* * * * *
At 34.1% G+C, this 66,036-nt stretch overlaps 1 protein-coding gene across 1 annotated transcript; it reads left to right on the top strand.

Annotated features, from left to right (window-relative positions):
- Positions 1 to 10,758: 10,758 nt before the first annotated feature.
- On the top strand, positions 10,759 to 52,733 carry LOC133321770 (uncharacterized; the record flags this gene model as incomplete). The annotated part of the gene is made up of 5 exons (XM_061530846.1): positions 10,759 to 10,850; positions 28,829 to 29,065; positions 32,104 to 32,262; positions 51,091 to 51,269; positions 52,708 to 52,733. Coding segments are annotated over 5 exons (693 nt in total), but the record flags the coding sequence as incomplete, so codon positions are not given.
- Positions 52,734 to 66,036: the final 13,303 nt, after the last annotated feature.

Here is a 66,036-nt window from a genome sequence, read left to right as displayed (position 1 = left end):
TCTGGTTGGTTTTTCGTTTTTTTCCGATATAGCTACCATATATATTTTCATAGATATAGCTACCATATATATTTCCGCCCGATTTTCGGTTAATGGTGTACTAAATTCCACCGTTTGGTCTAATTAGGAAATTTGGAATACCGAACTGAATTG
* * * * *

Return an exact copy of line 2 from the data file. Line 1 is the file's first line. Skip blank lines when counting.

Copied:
Annotated features, from left to right (window-relative positions):